World Animal News TOP Stories Making Headlines

1. WAN Exclusive With ‘Coalition To Abolish The Fur Trade USA’ On Oscar De La Renta Going Fur-Free!

Photos from Coalition to Abolish the Fur Trade USA

Oscar de la Renta is the latest luxury brand to join a long list of high fashion designers to announce that it will be going fur-free by October 31st of this year.

WAN spoke with Tyler Lang, Campaign Director for Coalition to Abolish the Fur Trade USA (CAFT USA), about the amazing news and how the organization was instrumental in Oscar de la Renta’s decision to announce its plans to eliminate fur completely from the brand’s collection.

“Oscar de la Renta’s commitment to going fur-free is more than a sign of shifting social trends. It is an example of what the grassroots animal rights movement can achieve when we work collaboratively with a well thought out strategy,” Lang told WAN. “The remaining designers that kill animals for fur should take note: CAFT USA won’t stop until the last fur farm closes its doors.”


2. Hong Kong Customs Seize HK$3.2 Million Worth Of Endangered Totoaba; Hunting Of This Fish Has Led To The Decline Of The Critically Endangered Vaquita Of Which Only 10 Remain

Hong Kong Customs seized about 14.4 kilograms of suspected dried totoaba fish maws at the Hong Kong International Airport with an estimated market value of $3.2 million. This equates to approximately $423,100 in the United States.

As previously reported by WAN, the totoaba is an endangered fish native to the waters of Mexico and protected under international law. Poachers, however, continue to catch totoabas for their swim bladders, which are falsely thought to have medicinal purposes in Asia.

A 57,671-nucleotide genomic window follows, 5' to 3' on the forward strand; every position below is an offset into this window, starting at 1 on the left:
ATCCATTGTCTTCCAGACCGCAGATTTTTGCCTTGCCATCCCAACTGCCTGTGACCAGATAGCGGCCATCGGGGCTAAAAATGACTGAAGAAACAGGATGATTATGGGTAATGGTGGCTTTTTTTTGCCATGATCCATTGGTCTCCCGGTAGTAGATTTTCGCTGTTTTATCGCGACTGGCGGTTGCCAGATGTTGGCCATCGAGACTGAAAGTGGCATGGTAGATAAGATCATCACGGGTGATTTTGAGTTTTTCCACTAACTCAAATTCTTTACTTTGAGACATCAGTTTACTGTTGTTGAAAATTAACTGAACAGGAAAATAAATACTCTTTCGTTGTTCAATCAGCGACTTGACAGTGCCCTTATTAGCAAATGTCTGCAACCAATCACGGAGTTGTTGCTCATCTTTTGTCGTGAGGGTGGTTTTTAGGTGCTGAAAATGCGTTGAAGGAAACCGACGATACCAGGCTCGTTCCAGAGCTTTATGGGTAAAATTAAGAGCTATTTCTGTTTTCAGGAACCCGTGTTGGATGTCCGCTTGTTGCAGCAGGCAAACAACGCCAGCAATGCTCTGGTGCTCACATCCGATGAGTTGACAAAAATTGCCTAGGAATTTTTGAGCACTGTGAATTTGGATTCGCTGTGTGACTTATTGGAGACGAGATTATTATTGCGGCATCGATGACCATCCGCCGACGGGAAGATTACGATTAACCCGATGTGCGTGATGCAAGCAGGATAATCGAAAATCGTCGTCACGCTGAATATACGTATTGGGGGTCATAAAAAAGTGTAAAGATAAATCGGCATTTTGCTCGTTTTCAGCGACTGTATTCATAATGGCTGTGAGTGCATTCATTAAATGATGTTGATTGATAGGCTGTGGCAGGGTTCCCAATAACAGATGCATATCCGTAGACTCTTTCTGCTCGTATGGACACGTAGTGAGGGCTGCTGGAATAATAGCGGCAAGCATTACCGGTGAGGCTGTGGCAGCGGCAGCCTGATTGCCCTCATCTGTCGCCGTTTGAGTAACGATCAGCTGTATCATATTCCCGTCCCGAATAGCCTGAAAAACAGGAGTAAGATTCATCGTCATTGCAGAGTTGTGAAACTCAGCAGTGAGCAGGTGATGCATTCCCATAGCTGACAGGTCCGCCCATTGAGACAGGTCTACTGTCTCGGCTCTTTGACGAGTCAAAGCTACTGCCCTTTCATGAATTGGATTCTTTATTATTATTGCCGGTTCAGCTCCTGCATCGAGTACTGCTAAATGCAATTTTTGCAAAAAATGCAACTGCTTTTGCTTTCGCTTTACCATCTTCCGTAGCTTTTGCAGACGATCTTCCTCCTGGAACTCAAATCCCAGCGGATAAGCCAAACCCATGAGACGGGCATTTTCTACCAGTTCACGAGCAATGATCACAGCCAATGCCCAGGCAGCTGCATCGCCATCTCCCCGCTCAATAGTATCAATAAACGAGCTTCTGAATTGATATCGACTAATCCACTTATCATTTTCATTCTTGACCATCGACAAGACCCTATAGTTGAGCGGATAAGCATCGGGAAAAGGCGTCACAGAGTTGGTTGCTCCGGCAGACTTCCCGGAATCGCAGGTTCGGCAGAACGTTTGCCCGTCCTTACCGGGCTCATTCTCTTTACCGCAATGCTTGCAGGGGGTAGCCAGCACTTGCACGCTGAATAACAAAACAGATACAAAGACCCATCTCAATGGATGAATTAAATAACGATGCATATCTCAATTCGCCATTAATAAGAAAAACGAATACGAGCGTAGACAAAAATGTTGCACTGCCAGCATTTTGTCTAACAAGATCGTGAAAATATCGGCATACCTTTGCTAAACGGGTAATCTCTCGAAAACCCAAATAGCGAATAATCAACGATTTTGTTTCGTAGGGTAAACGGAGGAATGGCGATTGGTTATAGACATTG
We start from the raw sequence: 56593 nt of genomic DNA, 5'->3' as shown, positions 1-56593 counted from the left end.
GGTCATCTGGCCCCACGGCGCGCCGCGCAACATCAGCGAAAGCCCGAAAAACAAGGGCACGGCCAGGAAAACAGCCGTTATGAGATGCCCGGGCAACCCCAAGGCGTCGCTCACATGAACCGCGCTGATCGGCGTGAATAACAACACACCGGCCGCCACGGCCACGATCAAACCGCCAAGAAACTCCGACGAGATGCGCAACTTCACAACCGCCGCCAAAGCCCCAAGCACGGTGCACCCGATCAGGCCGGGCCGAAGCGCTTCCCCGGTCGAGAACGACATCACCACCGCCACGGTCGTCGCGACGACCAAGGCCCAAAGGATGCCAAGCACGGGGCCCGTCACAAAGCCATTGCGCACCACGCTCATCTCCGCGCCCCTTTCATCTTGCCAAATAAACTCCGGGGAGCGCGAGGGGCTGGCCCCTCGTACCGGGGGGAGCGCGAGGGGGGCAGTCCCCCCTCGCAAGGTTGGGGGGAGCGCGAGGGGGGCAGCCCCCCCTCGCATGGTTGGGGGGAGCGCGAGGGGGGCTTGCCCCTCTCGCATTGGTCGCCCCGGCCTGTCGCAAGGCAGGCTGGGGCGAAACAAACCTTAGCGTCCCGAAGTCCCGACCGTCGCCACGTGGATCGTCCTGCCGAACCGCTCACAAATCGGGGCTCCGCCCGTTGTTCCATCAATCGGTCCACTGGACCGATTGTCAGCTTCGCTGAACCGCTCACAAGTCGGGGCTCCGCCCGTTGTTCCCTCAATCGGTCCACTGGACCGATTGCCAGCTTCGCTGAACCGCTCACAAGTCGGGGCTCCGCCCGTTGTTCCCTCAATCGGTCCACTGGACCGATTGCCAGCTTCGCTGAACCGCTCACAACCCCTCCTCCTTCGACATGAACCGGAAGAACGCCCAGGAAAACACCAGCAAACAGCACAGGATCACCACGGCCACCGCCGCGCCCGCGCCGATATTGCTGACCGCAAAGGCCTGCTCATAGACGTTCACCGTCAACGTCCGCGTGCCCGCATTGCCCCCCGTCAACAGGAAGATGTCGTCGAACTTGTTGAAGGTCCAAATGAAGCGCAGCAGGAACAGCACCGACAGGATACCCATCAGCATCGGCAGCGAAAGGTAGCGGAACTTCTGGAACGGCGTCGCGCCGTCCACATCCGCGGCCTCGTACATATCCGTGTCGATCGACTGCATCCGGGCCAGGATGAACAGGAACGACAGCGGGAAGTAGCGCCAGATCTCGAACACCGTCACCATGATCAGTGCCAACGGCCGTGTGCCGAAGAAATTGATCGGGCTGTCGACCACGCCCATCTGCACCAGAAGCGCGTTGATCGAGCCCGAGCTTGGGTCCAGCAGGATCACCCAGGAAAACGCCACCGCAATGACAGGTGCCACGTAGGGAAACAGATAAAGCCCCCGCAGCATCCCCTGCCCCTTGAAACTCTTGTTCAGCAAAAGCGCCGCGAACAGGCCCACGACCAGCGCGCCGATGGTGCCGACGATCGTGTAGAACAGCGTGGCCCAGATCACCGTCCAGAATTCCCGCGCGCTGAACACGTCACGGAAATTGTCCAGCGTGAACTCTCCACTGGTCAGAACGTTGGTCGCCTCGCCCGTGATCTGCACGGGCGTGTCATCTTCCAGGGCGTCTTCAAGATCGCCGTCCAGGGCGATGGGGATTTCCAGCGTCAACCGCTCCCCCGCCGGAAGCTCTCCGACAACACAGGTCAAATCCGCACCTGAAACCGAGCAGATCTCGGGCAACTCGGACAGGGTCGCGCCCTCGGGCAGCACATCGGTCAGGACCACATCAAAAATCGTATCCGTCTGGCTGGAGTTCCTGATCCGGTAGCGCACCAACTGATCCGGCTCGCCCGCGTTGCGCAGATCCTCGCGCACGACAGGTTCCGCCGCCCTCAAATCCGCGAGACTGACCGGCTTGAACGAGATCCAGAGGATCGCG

Totoaba poaching is also the primary cause of the demise of the world’s most critically endangered marine mammal, the vaquita porpoise. Existing only in a small region in Mexico’s Upper Gulf of California, there are tragically only 10 vaquita remaining on earth.


3. The Last 74 Critically Endangered Southern Resident Orcas Receive New Federal Protection For 15,910 Square Miles Of West Coast Habitat

Responding to legal pressure from the Center for Biological Diversity, the federal government finalized a new rule late last week that expands critical habitat protection along the West Coast of the United States for critically endangered Southern Resident orcas. The population of orcas stands at only 74 individuals remaining in the wild.

The National Marine Fisheries Service designated 15,910 square miles of new critical habitat, expanding current protections in Washington’s Salish Sea along the coasts of Washington, Oregon, and California, to Point Sur.

The final rule, which is more protective than the one suggested in September of 2019, follows an April of 2019 court-ordered agreement achieved after the Center sued the Trump administration in 2018 for failing to issue habitat protections required by the Endangered Species Act.


4. Rare Southeast Alaska Wolf Is One Step Closer To Endangered Species Act Protection After Being Threatened By Forest Clearcutting & Trapping

The U.S. Fish and Wildlife Service recently announced that Alexander Archipelago wolves in Southeast Alaska may warrant protection under the Endangered Species Act and started a year-long status review. The decision comes in response to a July 2020 petition from the Center for Biological Diversity, Alaska Rainforest Defenders, and Defenders of Wildlife.

The conclusion to consider protecting Alexander Archipelago wolves was based on logging and road development, illegal and legal trapping and hunting, the effects of climate change, and loss of genetic diversity and inbreeding.